Bridgepoint Capital is one of three bidders left in the auction for German web hosting company Strato, which is being sold by Freenet AG for between €300 million and €400 million. Deutsche Telekom and Freenet shareholder United Internet AG are the other suitors.

Coachman Industries Inc. (OTC BB: COHM), an El! khart, Ind.-based home construction company,has raised $20 million in debt financing from an affiliate of H.I.G Capital. The deal includes $10 million of convertible debt funded at closing and a $10 million revolving line of credit.

ComVest Group has been completed its $81 million acquisition of Cynergy Data LLC, a payments processor that filed for Chapter 11 bankruptcy protection earlier this fall.

CVC Capital Partners is among a number of private equity firms interested in buying UK discount retailer Matalan, which could be valued at upwards of £1.5 billion. Other private equity suitors include TPG Capital, Cinven and Advent International.!

EQT Partners has agreed to acquire Bulgarian cable television companies Eurocom and CableTel, at a combined enterprise value of more than €200 million. It plans to merge the companies and invest additional capital, alongside current CableTel shareholder Ron Finley.

Monomoy Capital Partners has acquired the assets and operations of Nypro Chihuahua, a 100,000 square foot plastic molding facility located in the largest industrial corridor near the border between the United States and Mexico. No financial terms were disclosed. Nypro Chihuahua will operate as part of Fortis Plastics LLC, an acquisition platform formed by Monomoy in 2007, via acquisitions from Leggett & Platt and Atlantis Plastics.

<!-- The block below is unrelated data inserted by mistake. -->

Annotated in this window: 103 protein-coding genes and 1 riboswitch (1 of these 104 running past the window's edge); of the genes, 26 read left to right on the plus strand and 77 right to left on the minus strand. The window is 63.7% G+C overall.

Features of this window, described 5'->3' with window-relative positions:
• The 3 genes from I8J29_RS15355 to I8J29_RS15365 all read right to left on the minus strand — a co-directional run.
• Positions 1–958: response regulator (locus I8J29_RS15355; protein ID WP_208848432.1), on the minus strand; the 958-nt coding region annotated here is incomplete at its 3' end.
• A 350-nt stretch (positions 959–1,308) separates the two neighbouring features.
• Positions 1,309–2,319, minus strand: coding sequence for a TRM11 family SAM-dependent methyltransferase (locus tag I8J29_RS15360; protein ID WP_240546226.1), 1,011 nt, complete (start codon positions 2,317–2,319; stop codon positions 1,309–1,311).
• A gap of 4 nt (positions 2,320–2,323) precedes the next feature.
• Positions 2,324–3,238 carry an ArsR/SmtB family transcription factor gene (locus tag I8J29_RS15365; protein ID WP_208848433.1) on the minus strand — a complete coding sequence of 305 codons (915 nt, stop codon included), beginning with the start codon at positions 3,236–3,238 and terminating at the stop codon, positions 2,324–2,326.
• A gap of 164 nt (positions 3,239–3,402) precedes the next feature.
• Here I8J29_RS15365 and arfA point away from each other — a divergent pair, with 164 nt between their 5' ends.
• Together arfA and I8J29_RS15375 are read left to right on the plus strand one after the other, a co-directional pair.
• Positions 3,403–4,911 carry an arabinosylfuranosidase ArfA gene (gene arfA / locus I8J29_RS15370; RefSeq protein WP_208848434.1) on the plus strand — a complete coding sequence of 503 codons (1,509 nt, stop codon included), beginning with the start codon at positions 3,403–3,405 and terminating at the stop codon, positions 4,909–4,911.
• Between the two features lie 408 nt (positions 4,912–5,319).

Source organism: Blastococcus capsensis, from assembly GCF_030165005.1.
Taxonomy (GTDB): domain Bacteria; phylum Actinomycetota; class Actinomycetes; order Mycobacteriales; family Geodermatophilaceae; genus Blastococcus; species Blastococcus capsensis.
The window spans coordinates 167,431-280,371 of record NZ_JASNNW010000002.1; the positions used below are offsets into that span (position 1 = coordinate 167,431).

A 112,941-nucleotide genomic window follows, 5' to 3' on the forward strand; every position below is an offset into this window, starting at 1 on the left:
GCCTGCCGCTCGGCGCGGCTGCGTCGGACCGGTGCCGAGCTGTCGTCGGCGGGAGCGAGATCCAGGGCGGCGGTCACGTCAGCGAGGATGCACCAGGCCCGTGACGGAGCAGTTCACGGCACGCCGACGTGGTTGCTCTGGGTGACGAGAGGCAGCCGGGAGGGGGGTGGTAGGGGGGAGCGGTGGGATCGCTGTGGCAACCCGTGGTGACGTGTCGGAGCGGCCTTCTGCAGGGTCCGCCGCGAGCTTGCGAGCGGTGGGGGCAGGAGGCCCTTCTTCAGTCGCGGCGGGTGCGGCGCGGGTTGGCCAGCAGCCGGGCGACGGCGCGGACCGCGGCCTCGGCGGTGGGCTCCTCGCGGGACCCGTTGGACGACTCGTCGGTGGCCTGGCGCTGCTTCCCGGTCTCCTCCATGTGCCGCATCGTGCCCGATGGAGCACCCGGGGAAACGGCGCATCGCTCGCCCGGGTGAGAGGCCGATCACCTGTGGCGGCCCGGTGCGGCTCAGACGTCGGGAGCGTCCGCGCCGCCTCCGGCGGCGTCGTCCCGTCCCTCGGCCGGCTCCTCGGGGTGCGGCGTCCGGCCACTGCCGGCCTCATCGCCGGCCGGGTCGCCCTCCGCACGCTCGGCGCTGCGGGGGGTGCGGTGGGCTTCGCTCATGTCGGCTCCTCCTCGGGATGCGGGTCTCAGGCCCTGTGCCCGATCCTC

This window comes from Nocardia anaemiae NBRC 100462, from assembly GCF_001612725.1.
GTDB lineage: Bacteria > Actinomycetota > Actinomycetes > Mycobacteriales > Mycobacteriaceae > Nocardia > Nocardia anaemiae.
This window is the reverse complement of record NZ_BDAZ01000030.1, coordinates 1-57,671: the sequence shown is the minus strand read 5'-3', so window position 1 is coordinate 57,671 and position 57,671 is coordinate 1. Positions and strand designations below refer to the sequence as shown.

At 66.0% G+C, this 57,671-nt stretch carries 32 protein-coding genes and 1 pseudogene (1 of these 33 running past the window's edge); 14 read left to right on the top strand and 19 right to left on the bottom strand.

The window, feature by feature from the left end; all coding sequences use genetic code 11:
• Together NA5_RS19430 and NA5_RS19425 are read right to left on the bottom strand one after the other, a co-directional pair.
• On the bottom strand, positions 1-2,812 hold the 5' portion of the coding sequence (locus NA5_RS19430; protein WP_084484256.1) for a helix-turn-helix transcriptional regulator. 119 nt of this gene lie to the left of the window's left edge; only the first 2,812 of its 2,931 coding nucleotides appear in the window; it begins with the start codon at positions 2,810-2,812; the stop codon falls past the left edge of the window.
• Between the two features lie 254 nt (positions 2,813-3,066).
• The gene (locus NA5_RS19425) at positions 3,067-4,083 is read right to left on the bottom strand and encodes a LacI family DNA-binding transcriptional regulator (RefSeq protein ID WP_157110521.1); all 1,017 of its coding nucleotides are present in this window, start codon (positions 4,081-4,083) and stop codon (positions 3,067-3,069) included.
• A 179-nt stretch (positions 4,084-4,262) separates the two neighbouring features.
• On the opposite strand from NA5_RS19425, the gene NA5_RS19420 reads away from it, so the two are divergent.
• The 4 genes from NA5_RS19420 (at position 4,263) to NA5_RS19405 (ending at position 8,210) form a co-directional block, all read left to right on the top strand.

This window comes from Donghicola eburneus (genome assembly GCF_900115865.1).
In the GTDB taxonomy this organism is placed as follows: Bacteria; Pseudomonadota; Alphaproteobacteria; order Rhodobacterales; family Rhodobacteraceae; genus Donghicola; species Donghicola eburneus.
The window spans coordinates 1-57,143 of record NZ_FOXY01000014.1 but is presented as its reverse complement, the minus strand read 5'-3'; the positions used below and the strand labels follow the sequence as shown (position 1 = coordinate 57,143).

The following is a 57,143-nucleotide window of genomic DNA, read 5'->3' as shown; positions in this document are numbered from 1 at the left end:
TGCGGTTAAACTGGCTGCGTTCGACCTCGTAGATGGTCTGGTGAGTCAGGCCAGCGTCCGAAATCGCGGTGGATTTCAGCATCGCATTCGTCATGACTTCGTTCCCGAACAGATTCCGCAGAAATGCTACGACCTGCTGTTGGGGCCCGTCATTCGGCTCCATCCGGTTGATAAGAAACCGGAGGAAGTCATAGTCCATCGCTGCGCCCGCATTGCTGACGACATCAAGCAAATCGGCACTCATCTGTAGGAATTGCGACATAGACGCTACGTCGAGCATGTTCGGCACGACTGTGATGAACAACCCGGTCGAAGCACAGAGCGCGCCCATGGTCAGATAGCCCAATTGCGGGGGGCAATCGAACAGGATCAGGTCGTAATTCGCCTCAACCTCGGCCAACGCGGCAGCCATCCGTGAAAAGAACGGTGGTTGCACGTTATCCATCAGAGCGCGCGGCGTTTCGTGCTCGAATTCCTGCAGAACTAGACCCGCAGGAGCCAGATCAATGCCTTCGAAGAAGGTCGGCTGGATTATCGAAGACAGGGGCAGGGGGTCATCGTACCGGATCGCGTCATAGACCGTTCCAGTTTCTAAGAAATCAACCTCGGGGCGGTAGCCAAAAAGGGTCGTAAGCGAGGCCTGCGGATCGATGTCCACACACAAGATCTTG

PE-Backed IPOs

Fortinet Inc., a Sunnyvale, Calif.-based network security provider, has set its IPO terms to 12 million common shares being offered at between $9 and $11 per share. It would have an initial market cap of approximately $708 million, were it to price at the high end of its range.The company plans to trade on the Nasdaq under ticker symbol FTNT, with Morgan Stanley, J.P. Morgan and Deutsche Bank Securities serving as co-lead underwriters. Fortinet has raised around $83 million in VC funding since 2002, from firms like Redpoint Ventures (15.2%) and Meritech Capital Partners (10.8%), Acorn Campus Ventures, DCM, Defta Partners and WI Harper Group. Last year the company earned $7.4 million on $211.8 million of revenue.

PE-Backed M&A

Smarterville Inc., a provider of supplemental educational content like Hooked on Phonics, has acquired selected operating and brand assets of Educational Resources Inc. and Sunburst TechnologyCorp. No financial terms were disclosed. Smarterville is a portfolio company of Sterling Partners.


GPX International Tire Corp., a Malden, Mass.-based off-road tire maker, has filed for Chapter 11 bankruptcy protection. The company blamed anti-dumping penalties levied by the U.S. Commerce Department, against GPX’s Chinese manufacturing facility. Sterling Investment Partners had acquired a minority equity stake in GPX four years ago for just over $40 million.

Firms & Funds

Black Opal Equity has launched as a Jersey City, N.J.-based private equity firm focused on U.S. middle-market businesses in the infrastructure, essential service and government sectors. Managing partner Matthew Day previously focused on infrastructure and essential services investments with Macquarie.

Celtic Therapeutics, a private equity firm formed to acquire and invest in a diversified portfolio of 10 to 15 novel therapeutic product candidates, has received a $100 million investment commitment from PPD Inc. (Nasdaq: PPDI).

Human Resources

Franklin Myers has joined Paine & Partners as an operating advisor, with a focus on energy investment opportunities. He is a former advisor and senior executive with Cameron International Corp.